Monday, September 29, 2014

Linux Finale, the Good News

I'm still loving Mint, the Cinnamon version. I've only found 2 computers that didn't do well with it;
one is an antiquated XP machine (graphics card issue), and a netbook that suffered from inadequate hardware.

With these 2, and any other computer, the Xfce version of Mint works fine.

Right along with Mint Xfce for hardware challenged machines, there is Xubuntu. I *was* using Lubuntu, but I think it suffered from kernel updates and very possibly my lack of understanding of "apt-get". See my distro installation instructions for more details. Please keep in mind, Xfce and Xubuntu work great on newer machines too.

In pursuit of video editting and production, I discovered Ubuntu Studio and ArtistX. Ubuntu Studio has a good set of software and the desktop environment is familiar and friendly. Unfortunately ArtistX is not using the most recent kernel. Why? I don't know. And, it is really too bad because it has a VERY extensive pile of programs for video, pictures, audio... I think they have them all.

I gave LXLE another solid try. It seems to be suffering slightly like Lubuntu; I don't know why or I would fix it. There is something with the updates, whether to software or the kernel itself that is suffering slightly.

Kali... I don't know what to say. I guess if you are an aspiring hacker or you do penetration testing for a living, you probably would like it. As much as I'd like to be, I'm not a hacker. The tools and software packaged in Kali are indeed cool, but I have no need of it.

Ultimate Edition started off cool; it has EVERYTHING. But, it acts like it ate everything too- it's bloated. In the updates, whether kernel or software, something went wrong. It crashed and I couldn't get it to recover. I checked, and I WAS running the most recent version, so I don't know what happened.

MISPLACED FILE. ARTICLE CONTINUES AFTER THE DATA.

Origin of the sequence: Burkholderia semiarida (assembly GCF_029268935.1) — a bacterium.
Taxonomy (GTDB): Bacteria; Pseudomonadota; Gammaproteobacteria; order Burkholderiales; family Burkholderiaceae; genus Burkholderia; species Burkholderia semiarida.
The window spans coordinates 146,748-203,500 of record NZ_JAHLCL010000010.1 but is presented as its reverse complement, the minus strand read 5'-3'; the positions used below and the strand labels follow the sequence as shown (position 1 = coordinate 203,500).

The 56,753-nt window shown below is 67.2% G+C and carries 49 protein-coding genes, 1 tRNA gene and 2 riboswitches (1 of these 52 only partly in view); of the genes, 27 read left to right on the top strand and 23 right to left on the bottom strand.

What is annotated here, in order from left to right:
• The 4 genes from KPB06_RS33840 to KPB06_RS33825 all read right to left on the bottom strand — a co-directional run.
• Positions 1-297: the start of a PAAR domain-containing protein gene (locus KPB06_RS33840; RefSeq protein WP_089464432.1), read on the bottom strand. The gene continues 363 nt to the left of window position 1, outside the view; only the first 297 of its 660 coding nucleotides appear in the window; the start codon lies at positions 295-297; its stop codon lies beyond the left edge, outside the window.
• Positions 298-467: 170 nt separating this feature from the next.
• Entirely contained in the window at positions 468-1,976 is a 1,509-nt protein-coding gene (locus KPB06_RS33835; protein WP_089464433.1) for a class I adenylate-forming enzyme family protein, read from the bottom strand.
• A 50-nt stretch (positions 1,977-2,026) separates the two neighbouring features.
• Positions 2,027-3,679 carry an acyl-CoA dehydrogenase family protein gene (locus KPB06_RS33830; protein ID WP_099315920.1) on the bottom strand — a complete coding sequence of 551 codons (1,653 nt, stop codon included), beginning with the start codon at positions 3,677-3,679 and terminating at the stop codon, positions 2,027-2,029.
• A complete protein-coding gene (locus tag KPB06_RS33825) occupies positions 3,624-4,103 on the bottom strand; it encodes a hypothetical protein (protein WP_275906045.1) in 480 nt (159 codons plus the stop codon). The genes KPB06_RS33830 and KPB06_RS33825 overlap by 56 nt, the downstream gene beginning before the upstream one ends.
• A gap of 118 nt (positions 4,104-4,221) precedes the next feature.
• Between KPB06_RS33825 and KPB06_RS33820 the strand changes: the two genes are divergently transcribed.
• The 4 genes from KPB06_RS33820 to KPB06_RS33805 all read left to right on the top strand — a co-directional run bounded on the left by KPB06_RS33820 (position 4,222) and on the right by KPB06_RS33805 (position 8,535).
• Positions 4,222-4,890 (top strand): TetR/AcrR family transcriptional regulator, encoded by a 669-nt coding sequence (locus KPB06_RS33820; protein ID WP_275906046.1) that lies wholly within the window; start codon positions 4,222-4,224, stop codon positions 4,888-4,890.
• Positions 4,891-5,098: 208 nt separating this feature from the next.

I have not yet completely discarded Windows. Some of the software I use has to be run in Windows. The software that should be a suitable replacement in Linux either doesn't work, doesn't have a good instruction set, or a combination of the 2. There is Wine and "emulators", but my lack of success with those leaves me to running "dual boot" set ups. That's not a problem as I see it, at least for my purposes, but I would eventually like to stop using big corporation money makers like Windows and anything of the Apple/Mac atrocities. The day will come; I have faith.

During the installation of ANY and ALL distros,
do NOT have the computer connected to the internet,
or elect to have it NOT install updates during the installation process.

Instead, install the Linux distribution.
Restart per the instructions offered.
NOW, connect to the internet.
In the "terminal" type
sudo apt-get update
sudo do-release-upgrade
There may be a restart involved.
Next, find the "software updater" and run it.

Xubuntu does not have Flash and Java installed already like Mint. Find "Ubuntu Software Center" and search for "restricted extras". Install...
Also search for "OpenJDK Java 7 Runtime" and install
For Java-
sudo apt-get install openjdk-7-jre
sudo apt-get install icedtea-plugin
sudo update-alternatives --config java

Grub Customizer
sudo add-apt-repository ppa:danielrichter2007/grub-customizer
sudo apt-get update
sudo apt-get install grub-customizer

Repair, Adapt, Remove Grub
This is necessary for fixing GRUB after removing a distro. You can also use it re-establish GRUB for a particlular distro so it has the priority so Grub Customizer will function correctly

So, in summary,
Mint Cinnamon is great,
Mint Xfce if the hardware is severely lacking,
Xubuntu is rapidly becoming a favorite for all occasions,
Ubuntu Studio looks promising,
and I wish they would update ArtistX so I could give it a thorough test.

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Wednesday, September 10, 2014

Internet Slowdown